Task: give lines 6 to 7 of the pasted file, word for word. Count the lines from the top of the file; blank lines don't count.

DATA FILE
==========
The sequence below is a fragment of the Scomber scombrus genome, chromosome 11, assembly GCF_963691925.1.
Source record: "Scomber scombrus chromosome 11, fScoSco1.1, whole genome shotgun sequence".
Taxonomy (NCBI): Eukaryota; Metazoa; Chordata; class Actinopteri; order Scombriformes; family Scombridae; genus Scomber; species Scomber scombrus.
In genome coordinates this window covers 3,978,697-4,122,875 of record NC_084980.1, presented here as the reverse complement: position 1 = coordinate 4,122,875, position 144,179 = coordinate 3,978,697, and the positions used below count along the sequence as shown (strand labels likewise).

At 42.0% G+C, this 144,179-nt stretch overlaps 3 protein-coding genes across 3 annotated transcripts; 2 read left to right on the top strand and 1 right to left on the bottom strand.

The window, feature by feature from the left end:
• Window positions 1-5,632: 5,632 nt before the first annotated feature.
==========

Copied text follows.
The window, feature by feature from the left end:
• Window positions 1-5,632: 5,632 nt before the first annotated feature.